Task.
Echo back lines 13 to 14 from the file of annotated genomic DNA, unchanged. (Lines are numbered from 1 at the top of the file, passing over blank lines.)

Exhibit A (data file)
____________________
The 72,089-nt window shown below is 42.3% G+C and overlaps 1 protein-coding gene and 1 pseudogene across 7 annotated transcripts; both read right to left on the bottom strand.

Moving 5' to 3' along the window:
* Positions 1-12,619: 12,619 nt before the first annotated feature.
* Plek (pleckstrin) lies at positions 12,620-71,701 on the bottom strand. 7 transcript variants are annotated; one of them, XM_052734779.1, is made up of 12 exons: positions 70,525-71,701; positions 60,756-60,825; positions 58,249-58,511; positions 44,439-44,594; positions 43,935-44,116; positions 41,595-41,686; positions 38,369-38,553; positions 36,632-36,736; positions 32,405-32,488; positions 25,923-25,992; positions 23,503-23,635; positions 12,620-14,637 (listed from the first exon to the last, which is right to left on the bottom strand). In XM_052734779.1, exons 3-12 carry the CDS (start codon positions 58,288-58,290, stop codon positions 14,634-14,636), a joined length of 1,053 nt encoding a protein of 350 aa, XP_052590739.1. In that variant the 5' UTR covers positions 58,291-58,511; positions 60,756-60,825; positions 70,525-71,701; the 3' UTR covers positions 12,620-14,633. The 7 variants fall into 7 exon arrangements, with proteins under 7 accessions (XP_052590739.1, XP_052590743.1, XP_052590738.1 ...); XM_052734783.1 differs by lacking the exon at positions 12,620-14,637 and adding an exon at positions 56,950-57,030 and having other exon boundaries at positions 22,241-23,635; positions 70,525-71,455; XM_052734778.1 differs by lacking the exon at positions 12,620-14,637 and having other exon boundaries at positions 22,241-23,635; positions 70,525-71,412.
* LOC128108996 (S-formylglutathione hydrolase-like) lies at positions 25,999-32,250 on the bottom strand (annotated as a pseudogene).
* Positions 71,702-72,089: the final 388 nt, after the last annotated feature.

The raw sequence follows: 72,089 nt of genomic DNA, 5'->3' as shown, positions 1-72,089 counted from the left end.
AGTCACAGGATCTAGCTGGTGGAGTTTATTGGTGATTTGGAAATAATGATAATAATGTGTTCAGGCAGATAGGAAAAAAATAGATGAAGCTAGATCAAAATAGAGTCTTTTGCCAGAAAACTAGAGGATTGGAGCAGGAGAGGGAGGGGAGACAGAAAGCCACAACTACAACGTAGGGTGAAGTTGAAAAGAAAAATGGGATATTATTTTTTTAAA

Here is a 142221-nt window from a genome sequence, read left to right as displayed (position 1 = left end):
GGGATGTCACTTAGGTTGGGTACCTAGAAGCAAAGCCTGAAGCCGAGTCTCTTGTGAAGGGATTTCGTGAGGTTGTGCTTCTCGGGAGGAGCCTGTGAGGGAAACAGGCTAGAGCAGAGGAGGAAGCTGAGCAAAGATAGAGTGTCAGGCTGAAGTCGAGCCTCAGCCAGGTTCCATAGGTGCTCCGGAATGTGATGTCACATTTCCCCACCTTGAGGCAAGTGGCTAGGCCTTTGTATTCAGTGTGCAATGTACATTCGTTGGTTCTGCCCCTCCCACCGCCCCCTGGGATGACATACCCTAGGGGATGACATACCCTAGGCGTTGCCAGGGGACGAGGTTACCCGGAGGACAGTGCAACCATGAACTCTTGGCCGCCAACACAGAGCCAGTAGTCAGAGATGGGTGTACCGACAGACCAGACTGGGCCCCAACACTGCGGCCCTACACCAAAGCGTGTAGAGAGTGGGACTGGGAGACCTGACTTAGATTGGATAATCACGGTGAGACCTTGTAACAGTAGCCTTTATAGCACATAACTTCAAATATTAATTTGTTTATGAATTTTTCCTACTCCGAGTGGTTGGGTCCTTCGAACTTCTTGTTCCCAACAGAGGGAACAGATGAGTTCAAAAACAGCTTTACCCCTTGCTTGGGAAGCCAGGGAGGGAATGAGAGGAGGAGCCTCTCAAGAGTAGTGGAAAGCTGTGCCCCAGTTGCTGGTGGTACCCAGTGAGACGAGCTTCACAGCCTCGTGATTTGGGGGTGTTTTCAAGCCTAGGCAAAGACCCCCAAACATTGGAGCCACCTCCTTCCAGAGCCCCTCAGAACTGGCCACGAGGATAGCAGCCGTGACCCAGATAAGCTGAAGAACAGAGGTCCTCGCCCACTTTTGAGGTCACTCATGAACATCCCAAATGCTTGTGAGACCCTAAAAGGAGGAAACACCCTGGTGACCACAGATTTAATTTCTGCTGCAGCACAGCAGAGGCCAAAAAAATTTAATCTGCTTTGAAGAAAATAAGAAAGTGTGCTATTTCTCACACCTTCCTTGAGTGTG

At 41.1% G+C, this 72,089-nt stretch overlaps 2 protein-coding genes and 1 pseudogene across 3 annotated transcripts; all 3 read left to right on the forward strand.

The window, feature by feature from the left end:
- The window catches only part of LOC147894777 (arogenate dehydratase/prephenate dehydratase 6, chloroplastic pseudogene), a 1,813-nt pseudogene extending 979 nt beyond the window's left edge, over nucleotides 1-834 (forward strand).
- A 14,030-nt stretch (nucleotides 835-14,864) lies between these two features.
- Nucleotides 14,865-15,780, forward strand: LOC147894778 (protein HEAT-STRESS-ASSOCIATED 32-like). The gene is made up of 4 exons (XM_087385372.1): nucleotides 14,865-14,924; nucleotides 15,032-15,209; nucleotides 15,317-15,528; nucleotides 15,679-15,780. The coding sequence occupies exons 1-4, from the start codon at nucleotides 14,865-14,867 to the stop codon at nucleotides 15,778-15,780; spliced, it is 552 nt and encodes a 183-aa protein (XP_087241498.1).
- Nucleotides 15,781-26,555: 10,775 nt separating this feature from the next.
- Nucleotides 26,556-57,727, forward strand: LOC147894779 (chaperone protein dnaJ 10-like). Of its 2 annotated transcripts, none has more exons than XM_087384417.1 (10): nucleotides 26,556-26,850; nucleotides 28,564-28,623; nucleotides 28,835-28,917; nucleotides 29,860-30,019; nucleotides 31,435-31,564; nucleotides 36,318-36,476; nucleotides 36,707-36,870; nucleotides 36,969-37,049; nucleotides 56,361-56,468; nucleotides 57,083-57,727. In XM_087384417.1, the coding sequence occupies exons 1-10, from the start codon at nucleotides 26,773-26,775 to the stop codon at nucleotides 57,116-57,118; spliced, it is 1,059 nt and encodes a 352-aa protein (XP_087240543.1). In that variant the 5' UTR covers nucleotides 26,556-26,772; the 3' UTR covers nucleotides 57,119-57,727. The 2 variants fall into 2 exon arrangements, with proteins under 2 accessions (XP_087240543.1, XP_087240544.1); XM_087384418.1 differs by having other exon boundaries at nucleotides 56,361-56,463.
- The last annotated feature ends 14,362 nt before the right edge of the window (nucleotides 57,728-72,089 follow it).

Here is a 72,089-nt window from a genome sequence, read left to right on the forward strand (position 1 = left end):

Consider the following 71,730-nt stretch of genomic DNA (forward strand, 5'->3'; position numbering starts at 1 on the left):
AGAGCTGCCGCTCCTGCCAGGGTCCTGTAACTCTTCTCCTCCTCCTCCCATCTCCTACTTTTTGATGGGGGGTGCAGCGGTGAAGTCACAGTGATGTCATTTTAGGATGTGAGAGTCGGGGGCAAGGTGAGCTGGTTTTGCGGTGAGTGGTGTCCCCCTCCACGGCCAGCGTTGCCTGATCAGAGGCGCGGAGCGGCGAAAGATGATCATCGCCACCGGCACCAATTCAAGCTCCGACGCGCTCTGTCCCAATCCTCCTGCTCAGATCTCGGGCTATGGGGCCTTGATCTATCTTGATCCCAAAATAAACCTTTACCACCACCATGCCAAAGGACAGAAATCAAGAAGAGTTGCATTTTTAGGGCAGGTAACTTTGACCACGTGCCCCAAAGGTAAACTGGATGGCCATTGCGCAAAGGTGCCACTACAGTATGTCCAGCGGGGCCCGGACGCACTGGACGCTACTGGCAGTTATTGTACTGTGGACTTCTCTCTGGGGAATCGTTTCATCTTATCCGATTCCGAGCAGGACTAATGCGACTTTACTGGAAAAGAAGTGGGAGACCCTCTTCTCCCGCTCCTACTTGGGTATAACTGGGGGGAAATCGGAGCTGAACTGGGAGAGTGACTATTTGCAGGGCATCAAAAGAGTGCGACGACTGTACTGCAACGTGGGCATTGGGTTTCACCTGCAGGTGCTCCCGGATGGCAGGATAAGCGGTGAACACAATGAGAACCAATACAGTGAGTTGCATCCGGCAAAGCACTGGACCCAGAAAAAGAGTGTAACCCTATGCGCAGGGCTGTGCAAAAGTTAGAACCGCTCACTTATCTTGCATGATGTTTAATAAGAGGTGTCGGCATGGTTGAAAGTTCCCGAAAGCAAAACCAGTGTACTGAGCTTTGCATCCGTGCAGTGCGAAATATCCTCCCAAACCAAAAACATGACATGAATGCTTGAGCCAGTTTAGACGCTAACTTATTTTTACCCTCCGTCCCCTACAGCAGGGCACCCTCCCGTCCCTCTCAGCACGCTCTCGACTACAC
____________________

- The window catches only part of LOC147894777 (arogenate dehydratase/prephenate dehydratase 6, chloroplastic pseudogene), a 1,813-nt pseudogene extending 979 nt beyond the window's left edge, over nucleotides 1-834 (forward strand).
- A 14,030-nt stretch (nucleotides 835-14,864) lies between these two features.